Lawrence M. Sanger, who co-founded Wikipedia and Citizendium, has published an article which explains perfectly why I don’t usually bother contributing to Wikipedia (p. 64):
Over the long term, the quality of a given Wikipedia article will do a random walk around the highest level of quality permitted by the most persistent and aggressive people who follow an article.
The difficulty, as many disaffected Wikipedians have discovered, is that there are far too many articles persistently “managed” by aggressive individuals who will simply not let it improve in certain respects. In disputes, these persons tend to drive off more knowledgeable people, thereby keeping the quality of articles low.
Yep, that’s it. I’ve seen this phenomenon play out several times. Someone who is factually and demonstrably wrong but passionate about a Wikipedia page will edit out anything which does not correspond to his incorrect views. There have been very many times I decided to not correct Wikipedia pages because I just do not have the luxury of wasting time. If I knew the improvements I make would not be undone by someone who obviously does not know what he is talking about, I would spend time editing because the time thus spent would not be wasted. I’m just not interested in spending precious time writing thoughtfully about a subject to then have some random guy who thinks he knows better mess it up or delete it entirely. Wikipedia apologists will say that it is always possible to discuss the edit in the Talk page. True, but that does not solve the problem. It makes it worse because it means trying to convince someone who has given up on critical thinking that his opinion is incorrect. This means wasting even more time. So I’ll leave it to other people to participate in the random walk. My view on the topic can be summarized as:
Editing Wikipedia is a waste of time.
You have to take that statement in context. It means that the time I could spend on Wikipedia is better spent elsewhere. There is always something to write elsewhere or something to read or some software to improve or something else I can do with my time which will be more fruitful than engaging in a futile edit war with some ill-informed guy.
I’m happy and relieved because I learned about an hour ago that my step-granddaughter, Olivia, was born without complications. Due to the fact that I’m on the opposite end of the globe doing research, my wife has been using her Blackberry to keep me informed of the developments by email. I was quite worried after I received word that my step-daughter would have to undergo a c-section. I have serious reserves about how doctors in the West currently manage births and I was not happy to learn that a c-section was in my step-daughter’s future. At any rate, it has gone well. I’m glad that ordeal is over.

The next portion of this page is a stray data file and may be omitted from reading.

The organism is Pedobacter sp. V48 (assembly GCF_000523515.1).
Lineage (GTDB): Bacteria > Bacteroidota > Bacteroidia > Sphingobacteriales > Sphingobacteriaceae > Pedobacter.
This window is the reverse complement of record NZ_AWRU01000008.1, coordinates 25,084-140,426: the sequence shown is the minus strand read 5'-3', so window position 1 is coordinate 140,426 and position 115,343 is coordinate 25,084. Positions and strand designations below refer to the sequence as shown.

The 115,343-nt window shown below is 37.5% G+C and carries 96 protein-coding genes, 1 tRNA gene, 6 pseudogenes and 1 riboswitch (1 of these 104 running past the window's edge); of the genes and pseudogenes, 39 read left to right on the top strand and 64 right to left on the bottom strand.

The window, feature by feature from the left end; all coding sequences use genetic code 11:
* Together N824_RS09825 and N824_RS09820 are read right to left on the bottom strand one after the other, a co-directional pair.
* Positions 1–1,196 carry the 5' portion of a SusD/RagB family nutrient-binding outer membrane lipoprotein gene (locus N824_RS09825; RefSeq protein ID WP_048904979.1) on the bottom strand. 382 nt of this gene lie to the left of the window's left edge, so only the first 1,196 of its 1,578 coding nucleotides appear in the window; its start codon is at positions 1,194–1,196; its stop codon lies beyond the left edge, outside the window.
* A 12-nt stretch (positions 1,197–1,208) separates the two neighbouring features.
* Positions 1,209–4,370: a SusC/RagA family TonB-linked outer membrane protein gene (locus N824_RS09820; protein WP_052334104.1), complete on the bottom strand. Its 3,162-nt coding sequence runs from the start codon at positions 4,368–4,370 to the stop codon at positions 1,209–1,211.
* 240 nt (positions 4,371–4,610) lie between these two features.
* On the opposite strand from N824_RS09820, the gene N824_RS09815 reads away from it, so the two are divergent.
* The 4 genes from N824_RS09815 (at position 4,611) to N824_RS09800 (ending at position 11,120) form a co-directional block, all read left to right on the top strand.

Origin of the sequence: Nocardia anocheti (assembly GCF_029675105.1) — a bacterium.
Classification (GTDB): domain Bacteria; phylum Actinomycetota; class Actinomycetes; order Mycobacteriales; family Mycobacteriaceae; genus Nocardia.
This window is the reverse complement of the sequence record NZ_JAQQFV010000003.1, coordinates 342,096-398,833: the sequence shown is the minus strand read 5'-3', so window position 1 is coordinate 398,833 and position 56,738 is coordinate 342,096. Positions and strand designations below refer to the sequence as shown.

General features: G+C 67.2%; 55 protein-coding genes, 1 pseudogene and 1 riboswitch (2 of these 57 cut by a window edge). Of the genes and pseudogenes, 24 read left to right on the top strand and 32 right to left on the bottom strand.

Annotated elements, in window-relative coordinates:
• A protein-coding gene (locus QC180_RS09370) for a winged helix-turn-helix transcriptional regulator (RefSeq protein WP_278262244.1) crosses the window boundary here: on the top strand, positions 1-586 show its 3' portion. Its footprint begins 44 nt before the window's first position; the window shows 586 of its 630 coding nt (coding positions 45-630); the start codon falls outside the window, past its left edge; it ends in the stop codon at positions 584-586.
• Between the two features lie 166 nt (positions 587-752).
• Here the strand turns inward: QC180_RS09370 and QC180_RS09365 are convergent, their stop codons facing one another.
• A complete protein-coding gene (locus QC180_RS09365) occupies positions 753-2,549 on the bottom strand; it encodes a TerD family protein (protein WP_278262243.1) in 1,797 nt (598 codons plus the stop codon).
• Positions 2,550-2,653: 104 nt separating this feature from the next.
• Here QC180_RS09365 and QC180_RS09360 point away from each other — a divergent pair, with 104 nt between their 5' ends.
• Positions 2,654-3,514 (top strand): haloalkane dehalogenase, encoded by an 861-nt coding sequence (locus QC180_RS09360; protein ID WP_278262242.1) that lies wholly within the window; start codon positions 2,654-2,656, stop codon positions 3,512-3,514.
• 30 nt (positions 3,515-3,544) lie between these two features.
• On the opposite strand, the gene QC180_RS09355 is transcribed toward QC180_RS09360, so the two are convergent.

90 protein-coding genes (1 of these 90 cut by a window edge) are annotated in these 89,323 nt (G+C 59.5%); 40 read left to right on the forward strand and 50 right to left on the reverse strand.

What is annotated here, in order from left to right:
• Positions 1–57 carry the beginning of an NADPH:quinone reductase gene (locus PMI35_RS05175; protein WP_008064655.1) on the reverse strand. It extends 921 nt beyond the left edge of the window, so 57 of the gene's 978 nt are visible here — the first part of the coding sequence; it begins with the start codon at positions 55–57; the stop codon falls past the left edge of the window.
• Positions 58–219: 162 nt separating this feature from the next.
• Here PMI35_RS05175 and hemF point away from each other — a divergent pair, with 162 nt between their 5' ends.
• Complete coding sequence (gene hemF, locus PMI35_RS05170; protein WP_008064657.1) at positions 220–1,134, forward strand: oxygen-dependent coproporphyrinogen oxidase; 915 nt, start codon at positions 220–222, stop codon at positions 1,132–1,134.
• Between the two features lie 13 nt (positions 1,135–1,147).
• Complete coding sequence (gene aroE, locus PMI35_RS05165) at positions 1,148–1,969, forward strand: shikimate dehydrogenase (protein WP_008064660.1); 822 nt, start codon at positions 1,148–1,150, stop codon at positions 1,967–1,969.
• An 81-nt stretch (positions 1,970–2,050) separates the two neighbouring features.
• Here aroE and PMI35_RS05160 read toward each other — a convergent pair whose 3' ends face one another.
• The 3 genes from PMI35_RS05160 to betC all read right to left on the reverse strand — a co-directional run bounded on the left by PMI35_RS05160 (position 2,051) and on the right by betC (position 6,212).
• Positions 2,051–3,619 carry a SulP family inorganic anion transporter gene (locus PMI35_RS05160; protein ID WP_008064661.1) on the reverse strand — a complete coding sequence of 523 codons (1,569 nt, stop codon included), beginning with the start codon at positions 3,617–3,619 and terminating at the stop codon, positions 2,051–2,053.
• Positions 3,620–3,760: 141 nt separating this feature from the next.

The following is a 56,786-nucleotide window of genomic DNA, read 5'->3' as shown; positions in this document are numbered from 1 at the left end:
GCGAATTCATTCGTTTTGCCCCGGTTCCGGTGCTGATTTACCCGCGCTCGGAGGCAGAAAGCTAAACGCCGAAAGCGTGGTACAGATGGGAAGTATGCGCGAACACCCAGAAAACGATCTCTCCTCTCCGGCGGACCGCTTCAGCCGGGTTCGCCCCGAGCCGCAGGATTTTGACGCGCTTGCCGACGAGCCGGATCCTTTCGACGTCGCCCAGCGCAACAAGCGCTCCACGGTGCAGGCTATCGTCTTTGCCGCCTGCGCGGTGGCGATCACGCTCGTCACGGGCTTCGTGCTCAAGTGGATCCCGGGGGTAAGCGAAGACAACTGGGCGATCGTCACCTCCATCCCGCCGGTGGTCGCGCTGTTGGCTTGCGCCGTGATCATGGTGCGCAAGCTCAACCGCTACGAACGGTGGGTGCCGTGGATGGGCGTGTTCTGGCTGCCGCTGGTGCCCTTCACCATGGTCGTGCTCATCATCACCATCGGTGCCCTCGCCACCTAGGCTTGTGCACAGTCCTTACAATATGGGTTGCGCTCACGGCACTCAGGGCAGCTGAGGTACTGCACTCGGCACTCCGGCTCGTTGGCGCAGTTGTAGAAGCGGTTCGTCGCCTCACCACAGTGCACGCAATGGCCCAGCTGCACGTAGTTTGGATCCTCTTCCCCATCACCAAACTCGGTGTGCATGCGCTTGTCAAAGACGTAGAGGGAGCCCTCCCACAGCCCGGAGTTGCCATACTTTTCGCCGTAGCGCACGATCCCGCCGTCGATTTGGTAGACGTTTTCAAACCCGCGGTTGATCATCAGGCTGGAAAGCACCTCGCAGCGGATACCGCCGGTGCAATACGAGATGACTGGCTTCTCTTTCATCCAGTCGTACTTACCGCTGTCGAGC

Suchita Parte is the first artist I am sponsoring.
Now, let me be blunt. A good deal of singing in Sanskrit sounds very stuffy. I’m talking about work which is technically flawless but sounds like it has been recorded 2000 years ago. It is fine but it does not sound very engaging. And this is a best case scenario because additionally there are the atrocious recordings of Westerners who took one Sanskrit class one day and then styled themselves Sanskrit signers. Their heavy Western accent sucks all the elegance out of Sanskrit.
Suchita Parte has broken out of the old stuffy molds. Her singing is grounded in tradition but not confined by it. Her rendition of Vedasārashivastotram is the most beautiful I’ve heard. You can listen to it and to her entire album on Magnatune.
I’ve added a new category of links and a new category of posts to publicize the artists I sponsor. The idea is similar to the “Sponsored OSS” box I recently added. The Sponsored Artist category will only include artists who meet two criteria. First, they have to make their work available on the Internet without any DRM. I’m not interested in those who sell DRM-encumbered files. Second, they have to produce music I like so much that I want to pay for it. This is why I call this “sponsorship”. I could be taking their music and not pay anything but artists have to live. So I’m sponsoring them by paying for their music even though there is no mechanism in place to force me to pay. Reread this last sentence 200 times and it’ll start to make sense.
Update: I wrote the post saying “music” because I had music in mind when I wrote my post. It could eventually also cover books, movies, etc.
On January 3rd, we visited Jinbaoshan, a cemetery near Dharma Drum. Read on for the details…
I’ve decided to ditch revelation. I’ve used it for several years to manage my passwords but development seems to have stalled. The author’s website is currently inaccessible. So it is over for me. Read on for the method I used to convert my database of passwords.
The founder and spiritual head of Dharma Drum Mountain, Master Sheng-yen, passed away today.
As I was heading towards the dinning hall for supper, I ran into people lined up by the path leading to Master Sheng-yen’s residence. They looked damn serious and were standing there with folded hands. I guessed that Master Sheng-yen had passed away. As soon as I got a chance to talk to Weijen, he confirmed my guess.